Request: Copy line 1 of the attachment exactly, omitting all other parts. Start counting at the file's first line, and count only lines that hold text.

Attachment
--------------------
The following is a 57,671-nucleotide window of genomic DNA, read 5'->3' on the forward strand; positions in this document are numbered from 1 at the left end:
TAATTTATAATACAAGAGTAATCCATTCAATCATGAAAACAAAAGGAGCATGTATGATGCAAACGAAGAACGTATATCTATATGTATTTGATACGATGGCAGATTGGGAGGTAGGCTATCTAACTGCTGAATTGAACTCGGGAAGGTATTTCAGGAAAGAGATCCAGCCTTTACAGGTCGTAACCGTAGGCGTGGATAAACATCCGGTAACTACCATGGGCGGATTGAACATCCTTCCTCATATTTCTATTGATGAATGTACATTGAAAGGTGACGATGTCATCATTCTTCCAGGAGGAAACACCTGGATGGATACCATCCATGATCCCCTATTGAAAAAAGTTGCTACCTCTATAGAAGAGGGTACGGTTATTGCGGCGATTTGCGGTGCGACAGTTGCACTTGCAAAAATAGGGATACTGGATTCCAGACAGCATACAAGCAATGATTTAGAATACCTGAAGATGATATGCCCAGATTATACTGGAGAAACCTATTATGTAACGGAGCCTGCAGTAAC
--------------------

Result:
The following is a 57,671-nucleotide window of genomic DNA, read 5'->3' on the forward strand; positions in this document are numbered from 1 at the left end: